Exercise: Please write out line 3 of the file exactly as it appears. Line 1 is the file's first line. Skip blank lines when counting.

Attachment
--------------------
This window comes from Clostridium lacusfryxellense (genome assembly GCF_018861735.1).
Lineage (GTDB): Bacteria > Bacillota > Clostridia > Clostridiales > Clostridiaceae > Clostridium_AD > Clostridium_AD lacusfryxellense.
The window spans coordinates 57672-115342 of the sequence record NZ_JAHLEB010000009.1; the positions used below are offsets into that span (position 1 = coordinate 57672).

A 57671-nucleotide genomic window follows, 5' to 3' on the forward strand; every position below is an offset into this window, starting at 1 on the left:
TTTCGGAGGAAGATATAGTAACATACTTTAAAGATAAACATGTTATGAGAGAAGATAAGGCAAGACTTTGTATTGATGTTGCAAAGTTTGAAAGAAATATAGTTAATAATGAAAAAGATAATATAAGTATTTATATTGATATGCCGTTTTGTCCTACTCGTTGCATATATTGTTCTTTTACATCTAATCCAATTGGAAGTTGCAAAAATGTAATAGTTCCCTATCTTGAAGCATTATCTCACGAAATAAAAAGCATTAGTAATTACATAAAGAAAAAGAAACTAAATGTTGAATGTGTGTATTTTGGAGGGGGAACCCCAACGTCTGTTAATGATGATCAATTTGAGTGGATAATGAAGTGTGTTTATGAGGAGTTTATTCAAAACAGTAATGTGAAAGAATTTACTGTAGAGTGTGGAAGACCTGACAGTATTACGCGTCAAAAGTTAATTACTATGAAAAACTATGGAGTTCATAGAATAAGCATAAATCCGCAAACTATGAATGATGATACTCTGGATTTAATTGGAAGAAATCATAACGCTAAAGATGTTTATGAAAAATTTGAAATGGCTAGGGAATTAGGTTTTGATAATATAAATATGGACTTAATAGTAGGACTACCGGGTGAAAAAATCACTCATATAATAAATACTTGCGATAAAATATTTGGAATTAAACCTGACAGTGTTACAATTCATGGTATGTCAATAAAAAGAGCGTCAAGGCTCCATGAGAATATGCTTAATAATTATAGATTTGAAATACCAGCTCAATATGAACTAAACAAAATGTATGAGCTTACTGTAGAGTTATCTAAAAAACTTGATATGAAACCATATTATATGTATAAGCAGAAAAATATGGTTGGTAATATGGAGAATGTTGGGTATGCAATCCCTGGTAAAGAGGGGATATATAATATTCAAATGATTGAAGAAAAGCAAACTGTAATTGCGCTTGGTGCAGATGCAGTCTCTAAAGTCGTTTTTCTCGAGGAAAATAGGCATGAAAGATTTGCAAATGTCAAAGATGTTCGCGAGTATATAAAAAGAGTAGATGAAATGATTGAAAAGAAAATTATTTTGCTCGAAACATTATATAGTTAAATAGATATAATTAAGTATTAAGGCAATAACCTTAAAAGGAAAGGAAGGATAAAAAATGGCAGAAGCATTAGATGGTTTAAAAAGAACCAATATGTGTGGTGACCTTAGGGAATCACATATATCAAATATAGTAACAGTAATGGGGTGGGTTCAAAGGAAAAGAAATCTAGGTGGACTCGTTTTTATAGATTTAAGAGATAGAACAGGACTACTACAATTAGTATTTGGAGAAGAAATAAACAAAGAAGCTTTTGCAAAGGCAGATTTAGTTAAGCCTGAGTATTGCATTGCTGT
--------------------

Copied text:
The window spans coordinates 57672-115342 of the sequence record NZ_JAHLEB010000009.1; the positions used below are offsets into that span (position 1 = coordinate 57672).